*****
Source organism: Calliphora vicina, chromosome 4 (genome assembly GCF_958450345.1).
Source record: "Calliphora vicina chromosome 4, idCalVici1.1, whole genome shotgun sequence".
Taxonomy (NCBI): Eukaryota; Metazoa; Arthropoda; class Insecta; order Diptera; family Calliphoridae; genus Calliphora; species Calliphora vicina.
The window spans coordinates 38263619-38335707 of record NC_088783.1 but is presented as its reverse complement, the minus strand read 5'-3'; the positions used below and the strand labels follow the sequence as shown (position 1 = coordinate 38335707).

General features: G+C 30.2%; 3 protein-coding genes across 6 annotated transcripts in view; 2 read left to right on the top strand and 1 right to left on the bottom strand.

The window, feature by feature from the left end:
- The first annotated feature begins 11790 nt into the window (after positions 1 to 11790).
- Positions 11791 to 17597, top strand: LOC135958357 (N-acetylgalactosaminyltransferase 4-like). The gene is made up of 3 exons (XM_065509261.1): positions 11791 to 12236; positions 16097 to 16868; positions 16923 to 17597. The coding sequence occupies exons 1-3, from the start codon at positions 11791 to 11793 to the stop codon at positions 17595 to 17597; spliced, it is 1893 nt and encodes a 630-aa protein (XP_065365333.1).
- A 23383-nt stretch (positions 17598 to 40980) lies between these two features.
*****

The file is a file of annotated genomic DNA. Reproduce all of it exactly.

Source organism: Calliphora vicina, chromosome 4 (genome assembly GCF_958450345.1).
Source record: "Calliphora vicina chromosome 4, idCalVici1.1, whole genome shotgun sequence".
Taxonomy (NCBI): Eukaryota; Metazoa; Arthropoda; class Insecta; order Diptera; family Calliphoridae; genus Calliphora; species Calliphora vicina.
The window spans coordinates 38263619-38335707 of record NC_088783.1 but is presented as its reverse complement, the minus strand read 5'-3'; the positions used below and the strand labels follow the sequence as shown (position 1 = coordinate 38335707).

General features: G+C 30.2%; 3 protein-coding genes across 6 annotated transcripts in view; 2 read left to right on the top strand and 1 right to left on the bottom strand.

The window, feature by feature from the left end:
- The first annotated feature begins 11790 nt into the window (after positions 1 to 11790).
- Positions 11791 to 17597, top strand: LOC135958357 (N-acetylgalactosaminyltransferase 4-like). The gene is made up of 3 exons (XM_065509261.1): positions 11791 to 12236; positions 16097 to 16868; positions 16923 to 17597. The coding sequence occupies exons 1-3, from the start codon at positions 11791 to 11793 to the stop codon at positions 17595 to 17597; spliced, it is 1893 nt and encodes a 630-aa protein (XP_065365333.1).
- A 23383-nt stretch (positions 17598 to 40980) lies between these two features.